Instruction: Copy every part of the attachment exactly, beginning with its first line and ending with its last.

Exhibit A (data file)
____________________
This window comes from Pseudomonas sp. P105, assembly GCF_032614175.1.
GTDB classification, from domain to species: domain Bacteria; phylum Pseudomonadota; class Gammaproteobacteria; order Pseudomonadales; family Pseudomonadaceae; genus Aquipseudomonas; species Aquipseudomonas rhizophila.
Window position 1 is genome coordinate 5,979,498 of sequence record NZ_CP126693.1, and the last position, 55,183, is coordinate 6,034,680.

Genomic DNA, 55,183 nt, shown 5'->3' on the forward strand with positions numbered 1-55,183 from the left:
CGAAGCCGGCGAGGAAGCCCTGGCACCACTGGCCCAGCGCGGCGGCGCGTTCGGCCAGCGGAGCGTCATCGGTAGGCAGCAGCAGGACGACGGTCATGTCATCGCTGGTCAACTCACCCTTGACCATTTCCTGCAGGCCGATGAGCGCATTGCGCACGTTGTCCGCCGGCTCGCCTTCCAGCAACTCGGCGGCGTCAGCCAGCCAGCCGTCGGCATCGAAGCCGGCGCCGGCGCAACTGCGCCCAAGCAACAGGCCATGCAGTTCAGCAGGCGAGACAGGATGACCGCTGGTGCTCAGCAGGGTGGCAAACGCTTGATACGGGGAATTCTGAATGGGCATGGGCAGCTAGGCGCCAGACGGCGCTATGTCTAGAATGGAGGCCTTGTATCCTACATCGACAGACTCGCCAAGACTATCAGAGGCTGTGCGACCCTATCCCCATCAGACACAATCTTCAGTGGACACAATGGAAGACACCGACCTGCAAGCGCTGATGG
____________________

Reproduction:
This window comes from Pseudomonas sp. P105, assembly GCF_032614175.1.
GTDB classification, from domain to species: domain Bacteria; phylum Pseudomonadota; class Gammaproteobacteria; order Pseudomonadales; family Pseudomonadaceae; genus Aquipseudomonas; species Aquipseudomonas rhizophila.
Window position 1 is genome coordinate 5,979,498 of sequence record NZ_CP126693.1, and the last position, 55,183, is coordinate 6,034,680.

Genomic DNA, 55,183 nt, shown 5'->3' on the forward strand with positions numbered 1-55,183 from the left:
CGAAGCCGGCGAGGAAGCCCTGGCACCACTGGCCCAGCGCGGCGGCGCGTTCGGCCAGCGGAGCGTCATCGGTAGGCAGCAGCAGGACGACGGTCATGTCATCGCTGGTCAACTCACCCTTGACCATTTCCTGCAGGCCGATGAGCGCATTGCGCACGTTGTCCGCCGGCTCGCCTTCCAGCAACTCGGCGGCGTCAGCCAGCCAGCCGTCGGCATCGAAGCCGGCGCCGGCGCAACTGCGCCCAAGCAACAGGCCATGCAGTTCAGCAGGCGAGACAGGATGACCGCTGGTGCTCAGCAGGGTGGCAAACGCTTGATACGGGGAATTCTGAATGGGCATGGGCAGCTAGGCGCCAGACGGCGCTATGTCTAGAATGGAGGCCTTGTATCCTACATCGACAGACTCGCCAAGACTATCAGAGGCTGTGCGACCCTATCCCCATCAGACACAATCTTCAGTGGACACAATGGAAGACACCGACCTGCAAGCGCTGATGG